One-Two Combo from Trump this week with Taxes & Critical Materials

By Peter “@Newton” Bell, 21 December 2017

Trump’s tax policy may be getting all the media attention right now, but it’s worth watching an Executive Order he made the same day that calls for a Federal strategy on critical materials (https://www.doi.gov/sites/doi.gov/files/uploads/2017minerals.eo_.pdf).  Any real action to reduce US reliance on foreign sources of critical materials risks upsetting the status quo in the global economy, which is a non-starter for most politicians but may be the perfect point for Trump’s next attack.  Note also that the tax policy looks to have been at about 60% strength but this critical materials policy is at 100%, which is textbook for a jab-cross combo (https://en.wikipedia.org/wiki/One-two_combo).

A new mandate to support projects that make the US economy less dependent on foreign sources of critical materials could provide a huge boost to the USA driven by new technology, new supply chains, and new jobs.  A Federal mandate to support domestic production of critical materials may come together surprisingly quickly based on foundations set by Alaska Senator Lisa Murkowski and others over recent years.

Trump’s order on critical minerals was supported by a stunning report from the USGS (https://pubs.usgs.gov/pp/1802/pp1802_entirebook.pdf) that provides the first comprehensive update on US mineral resource landscape since 1973.  Say what you will about the US government, but this report reads like mana from heaven for speculators as it details the supply constraints for niche materials like cobalt, tellerium, and more.  Graphite is listed as one of 23 materials recognized as critical to the “national economy and national security” and is one of only 4 materials for which the U.S. is 100% import-dependent.

It is surprising to hear that such a widely-used material as graphite is not produced in the USA. In conversation with Mr. Anthony Huston, President & CEO of Graphite One (TSXV:GPH), he told me that natural graphite production stopped in 1991 – not in the 1950s as the USGS article says.

Mr. Huston also said “there has been no US flake graphite produced for the past 27 years but there is a growing need for technology-grade graphite to service the lithium-ion battery, energy storage, and mobile technology manufacturer.”  That story is all about large flake graphite, whereas most of the graphite used by industries in the United States today is synthetic, which has a much higher price than natural flake graphite and lower electrical conductivity.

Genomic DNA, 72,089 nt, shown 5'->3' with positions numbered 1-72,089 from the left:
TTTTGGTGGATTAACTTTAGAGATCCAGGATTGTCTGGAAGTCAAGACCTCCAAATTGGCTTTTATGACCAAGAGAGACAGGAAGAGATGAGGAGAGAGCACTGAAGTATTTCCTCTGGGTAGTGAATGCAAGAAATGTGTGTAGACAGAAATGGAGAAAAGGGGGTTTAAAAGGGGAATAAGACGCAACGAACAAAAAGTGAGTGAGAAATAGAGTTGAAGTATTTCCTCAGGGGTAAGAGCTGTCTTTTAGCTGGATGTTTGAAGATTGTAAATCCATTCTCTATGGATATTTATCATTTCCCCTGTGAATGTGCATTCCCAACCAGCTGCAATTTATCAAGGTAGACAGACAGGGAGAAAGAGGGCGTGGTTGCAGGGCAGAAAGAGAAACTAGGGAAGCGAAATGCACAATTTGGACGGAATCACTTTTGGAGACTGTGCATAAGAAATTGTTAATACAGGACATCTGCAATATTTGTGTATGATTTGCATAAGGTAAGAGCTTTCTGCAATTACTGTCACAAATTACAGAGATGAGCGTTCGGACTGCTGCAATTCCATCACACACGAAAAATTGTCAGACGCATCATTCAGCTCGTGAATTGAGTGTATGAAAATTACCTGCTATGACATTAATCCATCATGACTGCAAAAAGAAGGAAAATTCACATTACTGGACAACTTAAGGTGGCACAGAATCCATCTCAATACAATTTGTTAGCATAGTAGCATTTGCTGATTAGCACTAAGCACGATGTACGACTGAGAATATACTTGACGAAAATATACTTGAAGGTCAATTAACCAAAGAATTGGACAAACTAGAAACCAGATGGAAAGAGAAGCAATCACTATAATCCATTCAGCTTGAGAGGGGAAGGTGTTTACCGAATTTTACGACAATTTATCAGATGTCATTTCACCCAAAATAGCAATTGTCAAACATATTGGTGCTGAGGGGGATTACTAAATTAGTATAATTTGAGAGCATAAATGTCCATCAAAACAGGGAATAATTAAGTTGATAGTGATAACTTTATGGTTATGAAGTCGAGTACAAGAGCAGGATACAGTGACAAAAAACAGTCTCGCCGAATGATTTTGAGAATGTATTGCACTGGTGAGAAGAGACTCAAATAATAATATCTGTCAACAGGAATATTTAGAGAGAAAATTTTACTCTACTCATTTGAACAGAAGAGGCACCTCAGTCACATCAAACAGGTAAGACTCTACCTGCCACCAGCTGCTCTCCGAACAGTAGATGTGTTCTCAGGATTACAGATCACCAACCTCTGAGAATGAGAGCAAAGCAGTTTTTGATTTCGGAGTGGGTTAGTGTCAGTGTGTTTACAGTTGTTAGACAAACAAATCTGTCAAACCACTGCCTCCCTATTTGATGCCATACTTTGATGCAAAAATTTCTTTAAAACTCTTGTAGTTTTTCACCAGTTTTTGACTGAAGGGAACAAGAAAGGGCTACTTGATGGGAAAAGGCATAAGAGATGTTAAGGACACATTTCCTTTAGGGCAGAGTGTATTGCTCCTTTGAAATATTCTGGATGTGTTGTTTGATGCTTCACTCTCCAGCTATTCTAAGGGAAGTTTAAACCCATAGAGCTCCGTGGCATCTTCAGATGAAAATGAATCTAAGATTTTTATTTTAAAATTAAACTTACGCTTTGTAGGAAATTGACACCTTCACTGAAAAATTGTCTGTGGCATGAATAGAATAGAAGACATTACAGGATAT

There are a lot of potential sources of graphite out there, but it’s always a challenge to permit and process economically.  A clear goal of this new Executive Order is to expedite production, processing, and domestic refining of critical minerals.

Graphite One is positioning itself as part of public discussion on the topic with a news release supporting the action (http://www.graphiteoneresources.com/news/news-display/index.php?content_id=267).  It is absolutely imperative for Graphite One to get on the right side of these tectonic shifts in the political landscape for resource project development in the domestic USA.

Graphite One produced their inaugural PEA in June, 2017 and established that Graphite Creek has huge economic potential. Since it is located in Alaska, the state’s natural resource investment company AIDEA is in the mix and I suspect they are hungry for a win. A new mandate from the Federal level may embolden the State of Alaska to aggressively support development of critical materials projects in the state.

With a market cap of ca. $20 million, Graphite One stands to benefit greatly from new sources of funding and accelerated timelines for government review of the Graphite Creek Project. The time is ripe for US government to get out of the way and start pushing to make domestic production of critical materials a reality and stands to lead from the front of global economy by doing so.

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